Ukrainian oil and American sacrifice

I have not commented on Ukraine because I am horrified and have nothing special to say.  I would like to think the international community can find an “off ramp” for Putin, but I am pessimistic.  I believe the Russians will slowly improve their logistical position, and in any event that the most likely outcome is that the Russian army pulverizes Ukraine with overwhelming force.  I so very much hope I am wrong.

On the domestic front . . .

Apparently President Biden is about to ban imports of Russian oil. I confess I don’t know what to make of this.  It’s not clear that it will hurt Russia all that much, given the fungibility of oil and the financial sanctions that are already in place.  I doubt it will pressure the Europeans to follow suit in the short run. They are too dependent on Russia.  (In the long run I am somewhat more optimistic about this.)  I am not even sure it’s good strategy to escalate sanctions further at this point (I am not saying it’s bad strategy, I have no idea).  But apparently members of Congress are pressuring Biden to act.  

Catherine Rampell is worried that it’s a trick: Republicans will turn around and blame Biden for rising gas prices.

Republicans are setting a trap for President Biden. They’re demanding he take actions that will raise gasoline prices — with obvious plans to attack him politically after the prices rise.

To state the obvious, this is an entirely reasonable fear.

It seems to me that President Biden has two ways to blunt this line of attack.  One option is to tell Congress to pass bipartisan legislation.  This would be easy to justify – in an international crisis the world must see that Americans are united. It would help to solidify Biden’s image as a bipartisan leader.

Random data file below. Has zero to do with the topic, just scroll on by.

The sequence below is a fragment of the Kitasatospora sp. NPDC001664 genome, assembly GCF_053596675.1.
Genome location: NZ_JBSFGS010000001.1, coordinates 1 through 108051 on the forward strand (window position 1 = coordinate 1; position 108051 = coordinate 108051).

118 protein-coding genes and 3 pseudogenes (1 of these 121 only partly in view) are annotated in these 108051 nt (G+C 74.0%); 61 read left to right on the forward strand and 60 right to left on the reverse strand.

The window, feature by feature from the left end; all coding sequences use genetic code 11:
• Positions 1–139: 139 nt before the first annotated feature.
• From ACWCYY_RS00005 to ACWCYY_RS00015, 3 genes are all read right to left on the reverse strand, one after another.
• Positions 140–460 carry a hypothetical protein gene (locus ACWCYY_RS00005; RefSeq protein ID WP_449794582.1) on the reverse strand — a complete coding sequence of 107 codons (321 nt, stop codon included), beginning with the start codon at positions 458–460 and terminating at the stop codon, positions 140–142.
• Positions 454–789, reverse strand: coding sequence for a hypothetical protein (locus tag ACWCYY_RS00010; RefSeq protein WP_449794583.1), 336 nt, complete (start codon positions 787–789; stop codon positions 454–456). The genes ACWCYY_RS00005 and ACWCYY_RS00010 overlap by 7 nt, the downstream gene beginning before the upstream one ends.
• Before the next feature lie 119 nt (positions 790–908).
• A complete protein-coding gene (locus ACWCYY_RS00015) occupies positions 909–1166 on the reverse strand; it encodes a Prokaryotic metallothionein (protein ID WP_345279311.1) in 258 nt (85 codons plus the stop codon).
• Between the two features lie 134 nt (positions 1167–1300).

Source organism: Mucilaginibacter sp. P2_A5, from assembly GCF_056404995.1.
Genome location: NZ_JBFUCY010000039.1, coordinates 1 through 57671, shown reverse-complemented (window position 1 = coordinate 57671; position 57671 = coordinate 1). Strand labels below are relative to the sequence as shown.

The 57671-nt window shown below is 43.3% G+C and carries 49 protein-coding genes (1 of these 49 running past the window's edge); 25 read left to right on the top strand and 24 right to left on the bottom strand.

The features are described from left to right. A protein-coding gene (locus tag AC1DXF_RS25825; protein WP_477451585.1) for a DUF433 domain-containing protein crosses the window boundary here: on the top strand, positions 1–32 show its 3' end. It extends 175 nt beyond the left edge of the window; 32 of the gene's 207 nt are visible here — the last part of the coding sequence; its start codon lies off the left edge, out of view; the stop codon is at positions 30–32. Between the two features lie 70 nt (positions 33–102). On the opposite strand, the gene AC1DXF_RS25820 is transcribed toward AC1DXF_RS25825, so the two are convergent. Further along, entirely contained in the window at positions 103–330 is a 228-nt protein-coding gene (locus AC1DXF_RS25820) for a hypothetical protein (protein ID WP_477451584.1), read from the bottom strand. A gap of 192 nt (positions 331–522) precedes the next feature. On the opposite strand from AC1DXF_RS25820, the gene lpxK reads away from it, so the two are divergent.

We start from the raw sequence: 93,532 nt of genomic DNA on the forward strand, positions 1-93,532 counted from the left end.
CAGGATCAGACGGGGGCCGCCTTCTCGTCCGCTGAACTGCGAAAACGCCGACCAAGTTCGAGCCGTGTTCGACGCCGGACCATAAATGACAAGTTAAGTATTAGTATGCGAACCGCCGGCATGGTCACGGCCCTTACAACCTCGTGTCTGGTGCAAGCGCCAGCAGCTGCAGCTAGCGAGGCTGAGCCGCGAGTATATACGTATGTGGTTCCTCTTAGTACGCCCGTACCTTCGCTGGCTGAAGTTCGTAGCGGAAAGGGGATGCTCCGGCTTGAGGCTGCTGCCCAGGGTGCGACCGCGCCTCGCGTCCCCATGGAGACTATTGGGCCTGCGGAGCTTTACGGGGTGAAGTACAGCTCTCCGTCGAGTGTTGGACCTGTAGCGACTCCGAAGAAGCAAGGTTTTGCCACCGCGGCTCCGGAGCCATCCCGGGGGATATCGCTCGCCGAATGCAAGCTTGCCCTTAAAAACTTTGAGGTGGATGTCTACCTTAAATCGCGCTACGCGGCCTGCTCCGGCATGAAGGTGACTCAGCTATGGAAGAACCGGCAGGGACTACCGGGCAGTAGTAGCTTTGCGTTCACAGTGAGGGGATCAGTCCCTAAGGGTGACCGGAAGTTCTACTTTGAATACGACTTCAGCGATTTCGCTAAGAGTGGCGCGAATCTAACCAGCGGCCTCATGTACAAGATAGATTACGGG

The second option is to tell us that gas prices (and possibly overall inflation?) will rise due to a ban on Russian oil, and that tightening our belts for a month or three will be our contribution to the Ukrainian cause.  (He can also remind people that the economy continues to recover rapidly from COVID, and that the future looks bright.)

Note that this would have the added possibly large political benefit of helping the President shift blame for inflation to a hated external enemy.

Unfortunately, asking Americans to sacrifice for anything is not in vogue these days.  No one with income under 400k should pay more in taxes, etc. And President Biden is just not temperamentally inclined to go this way.  This is from his State of the Union address:

To all Americans, I will be honest with you, as I’ve always promised. A Russian dictator, invading a foreign country, has costs around the world. 

And I’m taking robust action to make sure the pain of our sanctions  is targeted at Russia’s economy. And I will use every tool at our disposal to protect American businesses and consumers. 

Tonight, I can announce that the United States has worked with 30 other countries to release 60 Million barrels of oil from reserves around the world.  

America will lead that effort, releasing 30 Million barrels from our own Strategic Petroleum Reserve. And we stand ready to do more if necessary, unified with our allies.  

These steps will help blunt gas prices here at home. And I know the news about what’s happening can seem alarming.